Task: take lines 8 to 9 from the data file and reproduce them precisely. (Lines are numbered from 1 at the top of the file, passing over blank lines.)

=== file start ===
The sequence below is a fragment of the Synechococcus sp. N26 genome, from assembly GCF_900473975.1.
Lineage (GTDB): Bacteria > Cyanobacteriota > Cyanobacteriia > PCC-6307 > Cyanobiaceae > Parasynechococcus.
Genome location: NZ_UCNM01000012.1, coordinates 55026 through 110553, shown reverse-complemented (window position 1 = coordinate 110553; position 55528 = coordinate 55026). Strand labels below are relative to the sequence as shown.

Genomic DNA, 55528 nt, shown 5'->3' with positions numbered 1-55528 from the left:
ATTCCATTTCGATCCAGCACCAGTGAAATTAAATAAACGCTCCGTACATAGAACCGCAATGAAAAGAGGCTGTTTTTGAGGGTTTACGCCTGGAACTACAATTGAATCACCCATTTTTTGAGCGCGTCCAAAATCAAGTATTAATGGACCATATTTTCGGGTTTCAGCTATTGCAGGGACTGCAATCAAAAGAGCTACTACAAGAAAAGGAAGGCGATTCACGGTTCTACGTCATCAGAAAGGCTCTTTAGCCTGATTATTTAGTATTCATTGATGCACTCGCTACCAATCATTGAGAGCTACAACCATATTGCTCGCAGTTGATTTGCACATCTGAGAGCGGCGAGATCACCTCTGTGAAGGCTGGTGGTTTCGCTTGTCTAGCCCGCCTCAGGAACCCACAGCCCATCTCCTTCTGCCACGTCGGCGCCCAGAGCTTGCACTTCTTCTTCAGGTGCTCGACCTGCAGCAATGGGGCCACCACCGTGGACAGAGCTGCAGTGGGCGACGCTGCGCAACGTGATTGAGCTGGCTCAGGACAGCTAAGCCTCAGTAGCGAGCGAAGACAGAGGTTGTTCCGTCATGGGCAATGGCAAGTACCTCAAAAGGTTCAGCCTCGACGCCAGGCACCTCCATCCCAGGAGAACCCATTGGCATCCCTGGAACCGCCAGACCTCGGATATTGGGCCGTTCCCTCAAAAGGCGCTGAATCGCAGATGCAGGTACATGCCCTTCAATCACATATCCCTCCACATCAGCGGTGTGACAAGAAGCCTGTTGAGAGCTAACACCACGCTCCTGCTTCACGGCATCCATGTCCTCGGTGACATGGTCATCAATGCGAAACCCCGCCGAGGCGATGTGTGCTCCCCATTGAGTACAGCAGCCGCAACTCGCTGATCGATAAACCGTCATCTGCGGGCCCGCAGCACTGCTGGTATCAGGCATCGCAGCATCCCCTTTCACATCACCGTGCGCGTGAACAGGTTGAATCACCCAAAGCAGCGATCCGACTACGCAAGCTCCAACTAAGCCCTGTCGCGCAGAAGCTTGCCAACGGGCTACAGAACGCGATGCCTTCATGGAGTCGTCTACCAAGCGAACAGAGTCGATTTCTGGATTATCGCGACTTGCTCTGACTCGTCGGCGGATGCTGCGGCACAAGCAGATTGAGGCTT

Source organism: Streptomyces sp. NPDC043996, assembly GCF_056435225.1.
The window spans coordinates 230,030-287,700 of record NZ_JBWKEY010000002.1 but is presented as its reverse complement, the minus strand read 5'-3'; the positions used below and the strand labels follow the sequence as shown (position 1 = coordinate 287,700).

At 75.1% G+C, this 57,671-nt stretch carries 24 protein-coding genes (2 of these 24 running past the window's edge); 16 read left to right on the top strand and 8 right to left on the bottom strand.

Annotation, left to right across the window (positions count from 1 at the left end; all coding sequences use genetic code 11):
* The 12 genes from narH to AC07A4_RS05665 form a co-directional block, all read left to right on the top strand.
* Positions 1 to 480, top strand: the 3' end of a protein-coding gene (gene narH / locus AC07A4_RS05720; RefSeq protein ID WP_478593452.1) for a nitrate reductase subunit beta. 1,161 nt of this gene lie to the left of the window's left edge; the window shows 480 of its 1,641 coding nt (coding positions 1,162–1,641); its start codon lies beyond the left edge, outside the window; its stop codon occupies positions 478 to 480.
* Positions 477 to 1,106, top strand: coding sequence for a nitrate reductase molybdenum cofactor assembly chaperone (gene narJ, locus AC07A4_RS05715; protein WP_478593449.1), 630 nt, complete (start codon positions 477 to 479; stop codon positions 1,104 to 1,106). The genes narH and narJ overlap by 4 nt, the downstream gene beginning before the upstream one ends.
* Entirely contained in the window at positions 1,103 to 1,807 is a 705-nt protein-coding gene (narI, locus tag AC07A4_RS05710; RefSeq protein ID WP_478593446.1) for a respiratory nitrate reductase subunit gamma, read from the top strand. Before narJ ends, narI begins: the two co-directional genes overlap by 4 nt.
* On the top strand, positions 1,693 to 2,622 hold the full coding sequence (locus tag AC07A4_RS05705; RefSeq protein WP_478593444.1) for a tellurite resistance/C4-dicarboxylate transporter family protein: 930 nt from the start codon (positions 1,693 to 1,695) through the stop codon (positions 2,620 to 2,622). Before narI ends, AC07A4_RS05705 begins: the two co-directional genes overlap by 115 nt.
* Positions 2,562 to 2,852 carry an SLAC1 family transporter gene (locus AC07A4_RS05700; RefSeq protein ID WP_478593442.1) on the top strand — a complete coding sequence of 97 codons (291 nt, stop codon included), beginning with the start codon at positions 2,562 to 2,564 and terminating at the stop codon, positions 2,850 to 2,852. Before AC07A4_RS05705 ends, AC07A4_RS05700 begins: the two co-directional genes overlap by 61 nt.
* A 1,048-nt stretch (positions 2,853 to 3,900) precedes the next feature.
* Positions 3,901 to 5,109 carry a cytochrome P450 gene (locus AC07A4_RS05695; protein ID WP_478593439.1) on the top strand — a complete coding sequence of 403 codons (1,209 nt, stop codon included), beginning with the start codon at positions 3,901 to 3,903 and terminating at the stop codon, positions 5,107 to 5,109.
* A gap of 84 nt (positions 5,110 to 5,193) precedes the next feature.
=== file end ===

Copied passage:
At 75.1% G+C, this 57,671-nt stretch carries 24 protein-coding genes (2 of these 24 running past the window's edge); 16 read left to right on the top strand and 8 right to left on the bottom strand.

Annotation, left to right across the window (positions count from 1 at the left end; all coding sequences use genetic code 11):